Human Resource Management (HRM) covers areas such as recruitment and selection, training and developing and managing conflict at work. These are an important part of the management process in all organisations.

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What you’ll study

Social policy

Year 1

Our Semester 1 module provides a wide-ranging introduction to some of the key challenges facing Scottish society in areas such as health, housing, education and social security.  The Semester 2 module asks how different issues come to be recognised and defined as ‘social problems’.  At what point do individual or personal issues come to be defined as social issues, and why?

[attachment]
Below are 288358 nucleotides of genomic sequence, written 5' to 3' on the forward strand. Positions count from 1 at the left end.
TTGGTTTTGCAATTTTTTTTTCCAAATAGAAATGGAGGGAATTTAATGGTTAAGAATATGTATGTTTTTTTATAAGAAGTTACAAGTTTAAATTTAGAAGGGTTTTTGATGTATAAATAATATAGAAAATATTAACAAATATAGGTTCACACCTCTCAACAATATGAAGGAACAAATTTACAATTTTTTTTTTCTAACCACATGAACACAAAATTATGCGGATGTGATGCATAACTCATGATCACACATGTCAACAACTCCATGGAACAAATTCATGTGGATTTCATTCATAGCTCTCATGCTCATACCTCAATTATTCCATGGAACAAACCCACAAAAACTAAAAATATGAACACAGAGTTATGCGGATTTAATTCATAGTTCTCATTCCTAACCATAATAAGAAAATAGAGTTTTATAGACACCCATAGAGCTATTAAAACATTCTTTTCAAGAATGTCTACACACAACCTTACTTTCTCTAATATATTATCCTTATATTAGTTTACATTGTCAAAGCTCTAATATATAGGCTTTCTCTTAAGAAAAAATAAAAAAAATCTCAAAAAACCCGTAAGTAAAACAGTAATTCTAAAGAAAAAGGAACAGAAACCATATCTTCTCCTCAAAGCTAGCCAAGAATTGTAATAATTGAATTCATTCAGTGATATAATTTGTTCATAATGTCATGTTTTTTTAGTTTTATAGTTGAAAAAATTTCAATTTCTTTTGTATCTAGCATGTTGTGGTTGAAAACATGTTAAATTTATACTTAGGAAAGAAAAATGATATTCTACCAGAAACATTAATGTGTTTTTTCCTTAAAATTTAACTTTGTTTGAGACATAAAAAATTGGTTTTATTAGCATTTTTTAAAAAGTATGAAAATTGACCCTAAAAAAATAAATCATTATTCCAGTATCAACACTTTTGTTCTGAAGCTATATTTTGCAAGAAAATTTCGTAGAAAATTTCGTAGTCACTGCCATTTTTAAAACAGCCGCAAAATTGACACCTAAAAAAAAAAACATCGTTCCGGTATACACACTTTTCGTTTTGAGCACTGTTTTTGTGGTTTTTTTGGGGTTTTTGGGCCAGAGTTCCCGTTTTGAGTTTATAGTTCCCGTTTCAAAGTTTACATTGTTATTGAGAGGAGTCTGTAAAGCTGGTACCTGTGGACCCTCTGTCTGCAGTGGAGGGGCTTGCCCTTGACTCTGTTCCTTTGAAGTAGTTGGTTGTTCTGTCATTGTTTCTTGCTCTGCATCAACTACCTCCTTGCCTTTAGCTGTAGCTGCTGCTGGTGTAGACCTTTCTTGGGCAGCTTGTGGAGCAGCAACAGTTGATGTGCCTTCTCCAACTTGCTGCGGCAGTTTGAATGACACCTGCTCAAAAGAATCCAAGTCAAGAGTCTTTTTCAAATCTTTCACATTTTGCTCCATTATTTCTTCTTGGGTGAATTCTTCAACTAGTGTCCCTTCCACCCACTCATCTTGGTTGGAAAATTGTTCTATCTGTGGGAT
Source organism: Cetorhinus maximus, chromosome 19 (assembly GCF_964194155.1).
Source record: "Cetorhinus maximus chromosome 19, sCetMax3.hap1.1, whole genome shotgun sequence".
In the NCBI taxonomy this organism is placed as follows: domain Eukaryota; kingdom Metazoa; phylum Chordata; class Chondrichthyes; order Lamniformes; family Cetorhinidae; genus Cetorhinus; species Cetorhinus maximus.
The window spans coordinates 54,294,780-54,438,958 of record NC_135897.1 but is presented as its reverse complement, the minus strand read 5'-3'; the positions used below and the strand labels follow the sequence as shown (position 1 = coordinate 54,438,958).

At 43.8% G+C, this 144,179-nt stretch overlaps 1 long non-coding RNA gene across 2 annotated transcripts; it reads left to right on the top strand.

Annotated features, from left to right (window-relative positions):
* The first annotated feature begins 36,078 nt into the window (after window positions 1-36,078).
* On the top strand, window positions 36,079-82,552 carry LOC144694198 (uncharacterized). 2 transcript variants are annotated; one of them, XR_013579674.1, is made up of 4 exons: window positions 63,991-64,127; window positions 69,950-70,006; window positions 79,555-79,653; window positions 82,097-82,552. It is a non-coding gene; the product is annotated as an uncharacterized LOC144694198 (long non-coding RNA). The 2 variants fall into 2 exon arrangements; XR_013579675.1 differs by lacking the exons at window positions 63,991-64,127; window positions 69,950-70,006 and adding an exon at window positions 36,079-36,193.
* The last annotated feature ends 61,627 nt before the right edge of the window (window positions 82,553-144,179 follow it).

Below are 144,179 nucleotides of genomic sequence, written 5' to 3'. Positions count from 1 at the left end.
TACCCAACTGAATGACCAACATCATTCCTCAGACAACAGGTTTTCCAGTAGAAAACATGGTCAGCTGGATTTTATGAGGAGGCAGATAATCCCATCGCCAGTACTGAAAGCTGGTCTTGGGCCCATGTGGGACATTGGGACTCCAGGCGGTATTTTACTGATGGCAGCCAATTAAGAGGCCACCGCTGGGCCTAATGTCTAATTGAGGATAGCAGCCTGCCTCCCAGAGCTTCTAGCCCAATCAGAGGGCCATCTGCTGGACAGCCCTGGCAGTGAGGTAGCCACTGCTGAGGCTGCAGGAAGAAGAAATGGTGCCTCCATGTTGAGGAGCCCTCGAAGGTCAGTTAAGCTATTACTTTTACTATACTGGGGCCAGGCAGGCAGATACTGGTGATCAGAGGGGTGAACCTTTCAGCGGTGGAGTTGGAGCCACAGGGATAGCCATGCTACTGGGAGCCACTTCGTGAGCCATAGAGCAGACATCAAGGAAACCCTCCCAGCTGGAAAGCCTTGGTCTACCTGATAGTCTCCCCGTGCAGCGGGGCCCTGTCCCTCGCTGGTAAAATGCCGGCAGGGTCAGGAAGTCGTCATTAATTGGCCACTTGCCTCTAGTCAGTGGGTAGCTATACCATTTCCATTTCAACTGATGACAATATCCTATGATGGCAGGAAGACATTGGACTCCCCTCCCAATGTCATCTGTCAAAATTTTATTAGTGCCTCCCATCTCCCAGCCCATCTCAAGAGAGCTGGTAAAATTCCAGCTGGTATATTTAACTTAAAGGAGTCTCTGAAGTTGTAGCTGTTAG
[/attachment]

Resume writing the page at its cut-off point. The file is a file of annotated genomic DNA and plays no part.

Year 2

You'll have the opportunity to deepen your knowledge and understanding of the development of Scottish social policy. You will also discover more about some of the key concepts in Social Policy, including such issues as human needs, social welfare, inequality, poverty, citizenship, and social exclusion. You'll also get the chance to discuss the processes through which policies are made and engage in debates about their effectiveness.

Year 3

You'll be expected to undertake a more detailed examination of the development of Scottish social policy in a UK context, alongside in-depth studies of the particular social policy areas or themes that interest you.  You will also take a class in research methodology which will help you to prepare for your final year dissertation.

Year 4